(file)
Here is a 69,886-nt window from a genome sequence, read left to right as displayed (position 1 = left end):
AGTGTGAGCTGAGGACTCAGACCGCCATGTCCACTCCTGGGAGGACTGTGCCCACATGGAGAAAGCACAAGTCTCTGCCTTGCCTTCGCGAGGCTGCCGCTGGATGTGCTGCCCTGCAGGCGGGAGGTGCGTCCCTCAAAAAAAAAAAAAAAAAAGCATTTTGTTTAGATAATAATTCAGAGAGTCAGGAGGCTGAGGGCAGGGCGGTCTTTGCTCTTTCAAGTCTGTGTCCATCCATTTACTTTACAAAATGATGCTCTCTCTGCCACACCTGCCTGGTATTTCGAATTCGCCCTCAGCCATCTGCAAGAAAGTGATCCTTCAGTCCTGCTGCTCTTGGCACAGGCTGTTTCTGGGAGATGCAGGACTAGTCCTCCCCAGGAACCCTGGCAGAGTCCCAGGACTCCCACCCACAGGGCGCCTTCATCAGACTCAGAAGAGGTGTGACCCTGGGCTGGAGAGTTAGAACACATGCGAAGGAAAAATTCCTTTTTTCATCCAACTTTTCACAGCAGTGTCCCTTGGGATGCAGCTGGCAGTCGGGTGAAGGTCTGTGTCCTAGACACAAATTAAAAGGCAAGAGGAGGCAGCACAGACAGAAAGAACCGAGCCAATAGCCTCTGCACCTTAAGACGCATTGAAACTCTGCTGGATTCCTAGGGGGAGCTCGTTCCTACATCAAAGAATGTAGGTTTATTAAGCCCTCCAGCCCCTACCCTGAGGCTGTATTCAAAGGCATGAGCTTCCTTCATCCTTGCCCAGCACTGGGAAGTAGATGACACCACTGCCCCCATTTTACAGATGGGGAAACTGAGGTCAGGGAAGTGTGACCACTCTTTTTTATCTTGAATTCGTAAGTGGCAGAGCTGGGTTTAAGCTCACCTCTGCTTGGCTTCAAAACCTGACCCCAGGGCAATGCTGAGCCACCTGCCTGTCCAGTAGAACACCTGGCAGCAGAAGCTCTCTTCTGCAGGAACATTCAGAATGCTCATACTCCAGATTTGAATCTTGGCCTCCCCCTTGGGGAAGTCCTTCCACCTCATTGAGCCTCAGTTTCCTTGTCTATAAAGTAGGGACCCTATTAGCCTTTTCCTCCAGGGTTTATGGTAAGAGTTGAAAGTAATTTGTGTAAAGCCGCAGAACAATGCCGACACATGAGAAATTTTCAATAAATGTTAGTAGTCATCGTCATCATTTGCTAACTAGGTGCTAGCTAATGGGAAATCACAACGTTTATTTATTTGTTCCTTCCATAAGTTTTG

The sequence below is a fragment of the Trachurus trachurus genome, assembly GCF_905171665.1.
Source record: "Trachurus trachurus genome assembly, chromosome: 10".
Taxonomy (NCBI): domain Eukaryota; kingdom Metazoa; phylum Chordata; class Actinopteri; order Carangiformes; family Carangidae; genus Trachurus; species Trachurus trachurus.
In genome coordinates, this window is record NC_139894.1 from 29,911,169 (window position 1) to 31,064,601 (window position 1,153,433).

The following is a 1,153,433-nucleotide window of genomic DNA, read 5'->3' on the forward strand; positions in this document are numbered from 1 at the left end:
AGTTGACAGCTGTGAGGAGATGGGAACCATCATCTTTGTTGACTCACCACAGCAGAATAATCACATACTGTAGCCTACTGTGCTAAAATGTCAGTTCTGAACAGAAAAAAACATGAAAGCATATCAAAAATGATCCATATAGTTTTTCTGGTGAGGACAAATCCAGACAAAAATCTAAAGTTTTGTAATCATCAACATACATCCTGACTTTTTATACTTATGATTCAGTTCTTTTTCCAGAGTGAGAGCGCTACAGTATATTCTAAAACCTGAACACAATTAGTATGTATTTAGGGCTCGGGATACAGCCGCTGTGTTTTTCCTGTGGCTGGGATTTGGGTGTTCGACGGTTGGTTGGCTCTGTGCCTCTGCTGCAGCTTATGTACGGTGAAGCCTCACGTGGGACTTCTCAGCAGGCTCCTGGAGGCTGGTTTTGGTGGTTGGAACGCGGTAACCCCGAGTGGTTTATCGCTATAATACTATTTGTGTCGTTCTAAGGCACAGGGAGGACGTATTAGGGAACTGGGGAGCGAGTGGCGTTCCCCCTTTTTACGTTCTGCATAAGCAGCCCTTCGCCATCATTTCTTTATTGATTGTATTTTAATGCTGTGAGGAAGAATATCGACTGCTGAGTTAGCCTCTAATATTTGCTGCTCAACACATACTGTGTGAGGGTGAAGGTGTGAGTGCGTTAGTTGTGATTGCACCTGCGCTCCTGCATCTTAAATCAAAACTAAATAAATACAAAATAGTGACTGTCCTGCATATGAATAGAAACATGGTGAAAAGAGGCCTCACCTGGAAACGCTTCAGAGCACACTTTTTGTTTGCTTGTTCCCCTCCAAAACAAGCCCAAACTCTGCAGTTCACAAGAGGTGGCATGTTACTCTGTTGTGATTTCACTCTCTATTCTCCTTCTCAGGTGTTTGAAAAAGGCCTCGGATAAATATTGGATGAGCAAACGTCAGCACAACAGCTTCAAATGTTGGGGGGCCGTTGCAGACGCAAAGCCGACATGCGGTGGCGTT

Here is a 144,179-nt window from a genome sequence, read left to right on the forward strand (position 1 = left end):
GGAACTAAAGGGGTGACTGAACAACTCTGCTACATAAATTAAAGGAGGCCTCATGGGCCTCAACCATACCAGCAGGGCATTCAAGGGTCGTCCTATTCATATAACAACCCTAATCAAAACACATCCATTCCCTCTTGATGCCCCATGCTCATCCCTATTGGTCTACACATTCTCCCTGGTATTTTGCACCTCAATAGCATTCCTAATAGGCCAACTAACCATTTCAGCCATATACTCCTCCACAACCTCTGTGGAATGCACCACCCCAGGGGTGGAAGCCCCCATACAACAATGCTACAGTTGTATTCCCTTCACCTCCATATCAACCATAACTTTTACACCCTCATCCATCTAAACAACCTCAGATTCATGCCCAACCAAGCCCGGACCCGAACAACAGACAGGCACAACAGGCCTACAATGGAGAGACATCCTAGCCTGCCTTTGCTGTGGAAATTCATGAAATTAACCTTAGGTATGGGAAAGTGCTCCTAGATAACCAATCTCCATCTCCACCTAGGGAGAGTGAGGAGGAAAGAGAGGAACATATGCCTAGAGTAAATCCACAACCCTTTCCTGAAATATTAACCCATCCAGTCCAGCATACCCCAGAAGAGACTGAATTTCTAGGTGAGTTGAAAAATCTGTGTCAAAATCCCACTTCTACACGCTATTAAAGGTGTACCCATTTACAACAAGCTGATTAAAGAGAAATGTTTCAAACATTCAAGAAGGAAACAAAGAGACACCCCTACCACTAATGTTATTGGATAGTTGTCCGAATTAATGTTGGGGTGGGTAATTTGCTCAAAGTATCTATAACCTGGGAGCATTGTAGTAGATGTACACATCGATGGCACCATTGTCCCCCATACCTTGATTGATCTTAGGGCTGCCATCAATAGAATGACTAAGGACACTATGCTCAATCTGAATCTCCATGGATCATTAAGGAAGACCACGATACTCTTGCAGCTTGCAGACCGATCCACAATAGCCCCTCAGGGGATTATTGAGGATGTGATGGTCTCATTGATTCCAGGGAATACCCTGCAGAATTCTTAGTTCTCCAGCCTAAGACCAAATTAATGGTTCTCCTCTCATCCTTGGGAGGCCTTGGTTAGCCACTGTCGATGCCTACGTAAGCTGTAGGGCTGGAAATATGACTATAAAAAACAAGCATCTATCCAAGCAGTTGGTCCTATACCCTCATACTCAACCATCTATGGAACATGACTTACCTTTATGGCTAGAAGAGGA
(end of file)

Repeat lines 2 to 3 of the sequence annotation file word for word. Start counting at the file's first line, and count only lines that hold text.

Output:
AGTGTGAGCTGAGGACTCAGACCGCCATGTCCACTCCTGGGAGGACTGTGCCCACATGGAGAAAGCACAAGTCTCTGCCTTGCCTTCGCGAGGCTGCCGCTGGATGTGCTGCCCTGCAGGCGGGAGGTGCGTCCCTCAAAAAAAAAAAAAAAAAAGCATTTTGTTTAGATAATAATTCAGAGAGTCAGGAGGCTGAGGGCAGGGCGGTCTTTGCTCTTTCAAGTCTGTGTCCATCCATTTACTTTACAAAATGATGCTCTCTCTGCCACACCTGCCTGGTATTTCGAATTCGCCCTCAGCCATCTGCAAGAAAGTGATCCTTCAGTCCTGCTGCTCTTGGCACAGGCTGTTTCTGGGAGATGCAGGACTAGTCCTCCCCAGGAACCCTGGCAGAGTCCCAGGACTCCCACCCACAGGGCGCCTTCATCAGACTCAGAAGAGGTGTGACCCTGGGCTGGAGAGTTAGAACACATGCGAAGGAAAAATTCCTTTTTTCATCCAACTTTTCACAGCAGTGTCCCTTGGGATGCAGCTGGCAGTCGGGTGAAGGTCTGTGTCCTAGACACAAATTAAAAGGCAAGAGGAGGCAGCACAGACAGAAAGAACCGAGCCAATAGCCTCTGCACCTTAAGACGCATTGAAACTCTGCTGGATTCCTAGGGGGAGCTCGTTCCTACATCAAAGAATGTAGGTTTATTAAGCCCTCCAGCCCCTACCCTGAGGCTGTATTCAAAGGCATGAGCTTCCTTCATCCTTGCCCAGCACTGGGAAGTAGATGACACCACTGCCCCCATTTTACAGATGGGGAAACTGAGGTCAGGGAAGTGTGACCACTCTTTTTTATCTTGAATTCGTAAGTGGCAGAGCTGGGTTTAAGCTCACCTCTGCTTGGCTTCAAAACCTGACCCCAGGGCAATGCTGAGCCACCTGCCTGTCCAGTAGAACACCTGGCAGCAGAAGCTCTCTTCTGCAGGAACATTCAGAATGCTCATACTCCAGATTTGAATCTTGGCCTCCCCCTTGGGGAAGTCCTTCCACCTCATTGAGCCTCAGTTTCCTTGTCTATAAAGTAGGGACCCTATTAGCCTTTTCCTCCAGGGTTTATGGTAAGAGTTGAAAGTAATTTGTGTAAAGCCGCAGAACAATGCCGACACATGAGAAATTTTCAATAAATGTTAGTAGTCATCGTCATCATTTGCTAACTAGGTGCTAGCTAATGGGAAATCACAACGTTTATTTATTTGTTCCTTCCATAAGTTTTG

The sequence below is a fragment of the Trachurus trachurus genome, assembly GCF_905171665.1.